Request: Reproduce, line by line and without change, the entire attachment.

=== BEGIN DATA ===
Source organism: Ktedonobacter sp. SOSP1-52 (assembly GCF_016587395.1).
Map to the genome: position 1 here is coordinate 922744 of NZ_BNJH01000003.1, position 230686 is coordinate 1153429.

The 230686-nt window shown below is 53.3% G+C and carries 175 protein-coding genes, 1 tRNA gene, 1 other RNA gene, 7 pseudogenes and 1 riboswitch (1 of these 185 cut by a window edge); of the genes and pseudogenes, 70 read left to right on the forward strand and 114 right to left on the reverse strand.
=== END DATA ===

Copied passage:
Source organism: Ktedonobacter sp. SOSP1-52 (assembly GCF_016587395.1).
Map to the genome: position 1 here is coordinate 922744 of NZ_BNJH01000003.1, position 230686 is coordinate 1153429.

The 230686-nt window shown below is 53.3% G+C and carries 175 protein-coding genes, 1 tRNA gene, 1 other RNA gene, 7 pseudogenes and 1 riboswitch (1 of these 185 cut by a window edge); of the genes and pseudogenes, 70 read left to right on the forward strand and 114 right to left on the reverse strand.